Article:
Marko Horbatsch: marko@yorku.ca Petrie 230

**Computational Methods for Physicists and Engineers** (Symbolic Computation in Physics) PHYS 2030 3.0 webpage:

Fall 2005: Course notes, not just worksheets. Notes

An office hour with the teaching assistant/marker George Noble has been set up on Wednesdays, 4:30-5:30 pm, in Petrie 232A. First meeting time: Oct. 19.

Test 1 will be returned on Tuesday, Oct 27. The class average is 68.5%. A worksheet with the main parts to the solution can be downloaded here. Test1_2005.mws

__Marking Scheme (2005):__

Assignment 1 (10%) is due on Sept. 27

Assignment 2 (10%) is due on Oct. 18 (changed to Oct 27)

Class Test 1 (20%) is held on Oct. 20

Class Test 2 (30%) is held on Nov. 24

Assignment 3 (30%) is due on Dec 6

The class test on Nov 24 will be on Monte-Carlo integration. Class average: 71%, grades from 28 to 98.

Worksheet for MC: page2p3.mws

Matlab script for MC: page2p3.m

__Assignment 3:__ The following problem is to be solved in two ways:
(a) using Matlab or Maple's built-in ODE integrator; (b) using a second-order
recursion of your own design (following our approach to the Kepler motion problem).

Consider two concentric cylinders, the inner with radius 1, the outer with radius 10. These are charged to a potential difference, such that an electron starting at the inner radius will accelerate towards the outer radius. In addition a homogeneous magnetic field can be turned on which is aligned with the cylinder axis. The motion is assumed to be in a plane, thus confined to be between circles of radius 1 and 10 respectively. The force law in our special units is given below.

F(x,y,v_x,v_y) = q (E(x,y) + (v_x,v_y,0) cross (0,0,B) )

Here the electric field E has x and y components such that q*E for the electron points radially outward, and its magnitude falls like 1/r, where r=sqrt(x^2+y^2). (think about the radially diverging field lines, whose density indicates the field strength). First solve with B=0 to make sure the radial motion is obtained correctly. Then try values of B such that the particles do not hit the outer cylinder. In our units q=1,m=1.

The use of Matlab is encouraged through a bonus of 10% points (on a 100-scale).

__ Assignment 2:__ There are two parts. In the first one
we use Maple's dsolve command to obtain a symbolic solution
to an ODE, in the second we solve numerically.

Part 1: Consider the damped harmonic oscillator (as discussed in class, but choose your own values for the mass and spring constant). Demonstrate solutions for the position as a function of time in three regimes: underdamped, overdamped, critically damped. For this you'll make appropriate choices of the damping constant b. Comment why critical damping is desirable for a spring/shock absorber system, while overdamping is not. Also display a phase-space plot for the three solutions, and explain which way the time evolution follows on them by adding arrows (by hand) to the Maple plots.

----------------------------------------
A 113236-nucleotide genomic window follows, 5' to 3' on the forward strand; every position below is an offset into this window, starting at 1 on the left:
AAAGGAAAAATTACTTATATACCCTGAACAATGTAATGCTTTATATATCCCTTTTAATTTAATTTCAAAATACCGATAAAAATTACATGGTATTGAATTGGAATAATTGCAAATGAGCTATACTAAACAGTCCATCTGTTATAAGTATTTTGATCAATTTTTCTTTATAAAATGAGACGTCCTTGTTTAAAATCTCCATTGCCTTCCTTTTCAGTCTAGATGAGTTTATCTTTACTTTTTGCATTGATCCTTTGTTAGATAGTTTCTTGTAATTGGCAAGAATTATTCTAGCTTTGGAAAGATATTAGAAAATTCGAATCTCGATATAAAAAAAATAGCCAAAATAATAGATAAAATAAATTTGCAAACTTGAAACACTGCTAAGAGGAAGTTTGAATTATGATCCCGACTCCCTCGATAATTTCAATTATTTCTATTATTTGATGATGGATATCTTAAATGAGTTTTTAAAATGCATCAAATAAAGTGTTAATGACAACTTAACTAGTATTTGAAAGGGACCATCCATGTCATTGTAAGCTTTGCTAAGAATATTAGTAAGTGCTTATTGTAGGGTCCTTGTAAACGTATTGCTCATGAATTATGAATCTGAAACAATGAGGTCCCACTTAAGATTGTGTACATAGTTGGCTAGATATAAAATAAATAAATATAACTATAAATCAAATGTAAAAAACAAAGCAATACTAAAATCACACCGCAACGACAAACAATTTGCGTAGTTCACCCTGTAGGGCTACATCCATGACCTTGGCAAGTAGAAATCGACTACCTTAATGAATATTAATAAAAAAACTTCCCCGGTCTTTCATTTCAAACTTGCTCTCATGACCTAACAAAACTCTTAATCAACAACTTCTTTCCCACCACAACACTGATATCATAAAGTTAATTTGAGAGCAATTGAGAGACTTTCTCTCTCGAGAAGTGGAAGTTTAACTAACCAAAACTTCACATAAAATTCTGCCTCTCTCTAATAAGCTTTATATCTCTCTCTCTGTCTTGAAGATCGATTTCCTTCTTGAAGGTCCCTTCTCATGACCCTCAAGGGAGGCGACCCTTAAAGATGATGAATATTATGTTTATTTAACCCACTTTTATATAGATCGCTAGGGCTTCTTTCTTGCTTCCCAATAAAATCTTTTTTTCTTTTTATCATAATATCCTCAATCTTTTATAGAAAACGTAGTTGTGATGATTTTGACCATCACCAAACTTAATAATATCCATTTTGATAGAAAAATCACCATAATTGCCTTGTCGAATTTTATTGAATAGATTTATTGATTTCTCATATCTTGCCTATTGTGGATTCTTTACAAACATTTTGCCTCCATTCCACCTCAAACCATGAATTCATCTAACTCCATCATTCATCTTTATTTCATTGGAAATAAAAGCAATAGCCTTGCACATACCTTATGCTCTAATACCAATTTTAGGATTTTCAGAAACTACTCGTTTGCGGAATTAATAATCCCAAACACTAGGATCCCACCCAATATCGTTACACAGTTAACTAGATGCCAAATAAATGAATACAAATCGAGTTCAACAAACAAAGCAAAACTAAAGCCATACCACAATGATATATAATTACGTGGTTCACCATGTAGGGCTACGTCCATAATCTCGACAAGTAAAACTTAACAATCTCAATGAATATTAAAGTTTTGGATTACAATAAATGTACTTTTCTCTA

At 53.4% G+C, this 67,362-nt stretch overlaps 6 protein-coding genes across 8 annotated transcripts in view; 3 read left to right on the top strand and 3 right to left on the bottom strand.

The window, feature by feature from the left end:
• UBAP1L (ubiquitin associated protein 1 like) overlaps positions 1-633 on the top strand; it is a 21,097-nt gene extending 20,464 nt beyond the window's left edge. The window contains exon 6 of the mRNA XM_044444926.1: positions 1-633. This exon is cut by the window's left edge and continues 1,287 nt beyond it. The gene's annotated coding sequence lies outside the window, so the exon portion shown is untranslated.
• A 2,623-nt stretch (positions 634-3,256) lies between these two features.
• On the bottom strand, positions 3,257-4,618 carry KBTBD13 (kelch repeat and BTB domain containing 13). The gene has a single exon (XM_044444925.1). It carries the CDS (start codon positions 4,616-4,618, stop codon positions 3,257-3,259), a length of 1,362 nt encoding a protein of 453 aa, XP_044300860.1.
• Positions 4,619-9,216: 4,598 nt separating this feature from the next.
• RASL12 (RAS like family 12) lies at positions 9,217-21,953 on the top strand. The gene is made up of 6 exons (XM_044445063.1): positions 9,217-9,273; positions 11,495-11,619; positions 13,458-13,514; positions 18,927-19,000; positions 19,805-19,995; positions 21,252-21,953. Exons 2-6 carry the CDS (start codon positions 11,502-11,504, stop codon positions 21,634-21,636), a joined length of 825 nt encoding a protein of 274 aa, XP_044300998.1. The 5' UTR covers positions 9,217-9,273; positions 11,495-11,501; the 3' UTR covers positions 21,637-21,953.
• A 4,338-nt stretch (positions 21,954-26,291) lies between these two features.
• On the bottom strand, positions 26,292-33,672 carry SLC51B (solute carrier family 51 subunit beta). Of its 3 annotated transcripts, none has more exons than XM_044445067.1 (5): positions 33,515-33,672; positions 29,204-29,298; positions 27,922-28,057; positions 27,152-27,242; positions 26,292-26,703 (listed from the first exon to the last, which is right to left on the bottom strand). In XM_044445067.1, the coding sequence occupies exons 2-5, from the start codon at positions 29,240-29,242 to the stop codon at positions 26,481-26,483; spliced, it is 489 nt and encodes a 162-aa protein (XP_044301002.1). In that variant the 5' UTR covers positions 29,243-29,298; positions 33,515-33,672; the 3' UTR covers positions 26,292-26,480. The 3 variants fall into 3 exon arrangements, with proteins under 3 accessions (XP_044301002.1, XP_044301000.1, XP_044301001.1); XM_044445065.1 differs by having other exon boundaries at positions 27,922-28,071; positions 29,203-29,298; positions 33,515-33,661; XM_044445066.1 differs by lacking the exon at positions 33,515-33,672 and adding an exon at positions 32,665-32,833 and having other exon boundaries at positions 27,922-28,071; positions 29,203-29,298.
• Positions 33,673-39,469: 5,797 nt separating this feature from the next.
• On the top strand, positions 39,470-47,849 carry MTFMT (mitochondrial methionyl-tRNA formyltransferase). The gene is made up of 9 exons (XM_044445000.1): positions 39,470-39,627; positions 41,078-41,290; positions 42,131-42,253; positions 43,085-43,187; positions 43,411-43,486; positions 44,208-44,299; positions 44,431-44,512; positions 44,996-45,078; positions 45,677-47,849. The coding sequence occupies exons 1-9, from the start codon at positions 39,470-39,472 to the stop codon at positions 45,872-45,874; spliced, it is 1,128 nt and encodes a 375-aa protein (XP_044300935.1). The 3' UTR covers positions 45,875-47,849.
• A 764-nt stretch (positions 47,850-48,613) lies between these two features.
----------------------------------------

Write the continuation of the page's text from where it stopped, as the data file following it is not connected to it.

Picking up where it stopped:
Part 2: Consider the mathematical pendulum (as discussed on p. 1.13 of the notes). The numerical solution in Maple is provided on page 1.15. Generate such solutions for damping constants B small enough to be in the underdamped regime. Obtain two types of solution, one in which the pendulum starts near the top with no initial rotation, and one where it has some angular velocity added. Comment on the meaning of the plots for theta(t), where theta is the angle of the pendulum arm with respect to the vertical. Also construct phase space diagrams [theta(t) versus w(t) parametrically, where w(t) is the angular velocity]. In you description of the motion pay attention to the fact that in a harmonic oscillator the oscillation frequency is independent of the intial amplitude. In the damped pendulum the frequency changes as the amplitude decreases. Demonstrate this point clearly using graphs.

__Assignment 1:__ Go to lecture notes In1.1 to In1.3. For the problem
of the circular rocket motion (which is solved there) complete the following
graphs and explain them:

(1) the angular velocity w(t) for the time periods when the engine fires (0-10 seconds), as well as 10 seconds after that (10-20 seconds) when the engine has run out of fuel; superimpose the graphs using the display command from the plots package.

(2) for the same time periods, i.e., combined 0..20 seconds display the angle (in radians) as a function of time, theta(t).

(3) Using the angle theta(t) construct expressions for the Cartesian coordinates x(t) and y(t) in a reference frame that has the centre of the circle at its origin. Graph x(t) and y(t) on a single graph for the time t=0..20 seconds.

(4) Go to lecture notes In2.1-In2.2: Modify the maple code so that the object rolling down the incline is a sphere (not a cylinder). Compare the two solutions and provide a physical reason for the different answers.

Worksheet for Sept 13, 2005 (Tuesday class) Sept132005.mws

Worksheet for Sept 20, 2005 (Tuesday class) Sept202005.mws

Worksheet for Sept 27, 2005 (Tuesday class) Sept272005.mws

2 Worksheets for Oct 18, 2005 (Tuesday class) Oct182005.mws ; and CubicOscillator.mws

Worksheet for Oct 25, 2005 (Tuesday class) Oct252005.mws

Worksheet for Nov 8, 2005 (Tuesday class) Nov82005.mws

Worksheets for Nov 15, 2005 (Tuesday class) ExpUncertainty.mws ; and page2p4.mws ; and for matlab: page2p4.doc ; MI_Cone.m .

Worksheet for Nov 22, 2005 (Tuesday class) page2p5.mws . It includes an added part there the standard deviation of the mean is calculated by sampling the square of the measurement function. Matlab script that performs one potential energy evaluation with deviation based on sampling the square of the measurement function: PE_Sphere.m .

Worksheet for Nov29, 2005 (Tuesday class) EV.mws.